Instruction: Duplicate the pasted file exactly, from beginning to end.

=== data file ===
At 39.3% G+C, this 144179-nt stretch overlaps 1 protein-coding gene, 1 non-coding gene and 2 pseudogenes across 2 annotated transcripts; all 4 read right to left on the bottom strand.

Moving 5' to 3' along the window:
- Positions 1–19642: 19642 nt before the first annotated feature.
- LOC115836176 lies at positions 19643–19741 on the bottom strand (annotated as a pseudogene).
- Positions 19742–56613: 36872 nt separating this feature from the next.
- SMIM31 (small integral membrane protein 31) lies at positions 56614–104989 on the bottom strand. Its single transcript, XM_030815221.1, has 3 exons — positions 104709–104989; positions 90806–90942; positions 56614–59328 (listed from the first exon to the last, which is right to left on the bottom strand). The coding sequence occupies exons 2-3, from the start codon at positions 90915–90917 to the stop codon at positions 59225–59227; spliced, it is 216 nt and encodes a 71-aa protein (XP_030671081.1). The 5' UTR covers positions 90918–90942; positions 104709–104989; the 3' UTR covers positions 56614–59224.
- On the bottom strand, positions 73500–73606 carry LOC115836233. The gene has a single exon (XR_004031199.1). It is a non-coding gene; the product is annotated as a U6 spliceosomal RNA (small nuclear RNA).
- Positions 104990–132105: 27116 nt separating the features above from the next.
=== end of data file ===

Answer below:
At 39.3% G+C, this 144179-nt stretch overlaps 1 protein-coding gene, 1 non-coding gene and 2 pseudogenes across 2 annotated transcripts; all 4 read right to left on the bottom strand.

Moving 5' to 3' along the window:
- Positions 1–19642: 19642 nt before the first annotated feature.
- LOC115836176 lies at positions 19643–19741 on the bottom strand (annotated as a pseudogene).
- Positions 19742–56613: 36872 nt separating this feature from the next.
- SMIM31 (small integral membrane protein 31) lies at positions 56614–104989 on the bottom strand. Its single transcript, XM_030815221.1, has 3 exons — positions 104709–104989; positions 90806–90942; positions 56614–59328 (listed from the first exon to the last, which is right to left on the bottom strand). The coding sequence occupies exons 2-3, from the start codon at positions 90915–90917 to the stop codon at positions 59225–59227; spliced, it is 216 nt and encodes a 71-aa protein (XP_030671081.1). The 5' UTR covers positions 90918–90942; positions 104709–104989; the 3' UTR covers positions 56614–59224.
- On the bottom strand, positions 73500–73606 carry LOC115836233. The gene has a single exon (XR_004031199.1). It is a non-coding gene; the product is annotated as a U6 spliceosomal RNA (small nuclear RNA).
- Positions 104990–132105: 27116 nt separating the features above from the next.